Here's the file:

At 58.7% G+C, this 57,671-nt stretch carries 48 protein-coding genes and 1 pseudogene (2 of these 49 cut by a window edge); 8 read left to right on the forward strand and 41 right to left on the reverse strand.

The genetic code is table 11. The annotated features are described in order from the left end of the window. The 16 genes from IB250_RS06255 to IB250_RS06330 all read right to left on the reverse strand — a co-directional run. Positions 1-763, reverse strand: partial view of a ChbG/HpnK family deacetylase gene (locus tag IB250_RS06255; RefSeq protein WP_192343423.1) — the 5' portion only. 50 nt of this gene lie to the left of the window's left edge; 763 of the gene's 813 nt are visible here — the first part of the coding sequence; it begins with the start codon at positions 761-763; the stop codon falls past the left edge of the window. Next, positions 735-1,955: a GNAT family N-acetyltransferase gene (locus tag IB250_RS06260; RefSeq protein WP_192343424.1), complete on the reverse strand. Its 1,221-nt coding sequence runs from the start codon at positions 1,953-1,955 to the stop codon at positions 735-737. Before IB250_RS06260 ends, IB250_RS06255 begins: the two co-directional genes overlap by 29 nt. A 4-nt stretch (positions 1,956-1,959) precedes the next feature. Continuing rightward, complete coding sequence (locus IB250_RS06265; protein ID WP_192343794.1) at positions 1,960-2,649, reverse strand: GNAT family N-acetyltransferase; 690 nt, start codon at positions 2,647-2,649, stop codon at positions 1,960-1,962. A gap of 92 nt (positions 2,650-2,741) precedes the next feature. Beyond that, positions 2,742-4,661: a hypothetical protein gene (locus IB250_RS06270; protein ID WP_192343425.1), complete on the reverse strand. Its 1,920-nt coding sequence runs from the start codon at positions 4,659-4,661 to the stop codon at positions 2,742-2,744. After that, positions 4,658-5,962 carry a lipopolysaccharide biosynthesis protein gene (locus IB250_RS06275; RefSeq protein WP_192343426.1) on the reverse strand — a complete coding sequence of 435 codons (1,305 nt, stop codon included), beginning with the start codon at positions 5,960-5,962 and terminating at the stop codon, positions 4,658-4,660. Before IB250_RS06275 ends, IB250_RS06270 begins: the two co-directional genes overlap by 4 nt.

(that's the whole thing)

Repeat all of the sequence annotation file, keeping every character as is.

At 58.7% G+C, this 57,671-nt stretch carries 48 protein-coding genes and 1 pseudogene (2 of these 49 cut by a window edge); 8 read left to right on the forward strand and 41 right to left on the reverse strand.

The genetic code is table 11. The annotated features are described in order from the left end of the window. The 16 genes from IB250_RS06255 to IB250_RS06330 all read right to left on the reverse strand — a co-directional run. Positions 1-763, reverse strand: partial view of a ChbG/HpnK family deacetylase gene (locus tag IB250_RS06255; RefSeq protein WP_192343423.1) — the 5' portion only. 50 nt of this gene lie to the left of the window's left edge; 763 of the gene's 813 nt are visible here — the first part of the coding sequence; it begins with the start codon at positions 761-763; the stop codon falls past the left edge of the window. Next, positions 735-1,955: a GNAT family N-acetyltransferase gene (locus tag IB250_RS06260; RefSeq protein WP_192343424.1), complete on the reverse strand. Its 1,221-nt coding sequence runs from the start codon at positions 1,953-1,955 to the stop codon at positions 735-737. Before IB250_RS06260 ends, IB250_RS06255 begins: the two co-directional genes overlap by 29 nt. A 4-nt stretch (positions 1,956-1,959) precedes the next feature. Continuing rightward, complete coding sequence (locus IB250_RS06265; protein ID WP_192343794.1) at positions 1,960-2,649, reverse strand: GNAT family N-acetyltransferase; 690 nt, start codon at positions 2,647-2,649, stop codon at positions 1,960-1,962. A gap of 92 nt (positions 2,650-2,741) precedes the next feature. Beyond that, positions 2,742-4,661: a hypothetical protein gene (locus IB250_RS06270; protein ID WP_192343425.1), complete on the reverse strand. Its 1,920-nt coding sequence runs from the start codon at positions 4,659-4,661 to the stop codon at positions 2,742-2,744. After that, positions 4,658-5,962 carry a lipopolysaccharide biosynthesis protein gene (locus IB250_RS06275; RefSeq protein WP_192343426.1) on the reverse strand — a complete coding sequence of 435 codons (1,305 nt, stop codon included), beginning with the start codon at positions 5,960-5,962 and terminating at the stop codon, positions 4,658-4,660. Before IB250_RS06275 ends, IB250_RS06270 begins: the two co-directional genes overlap by 4 nt.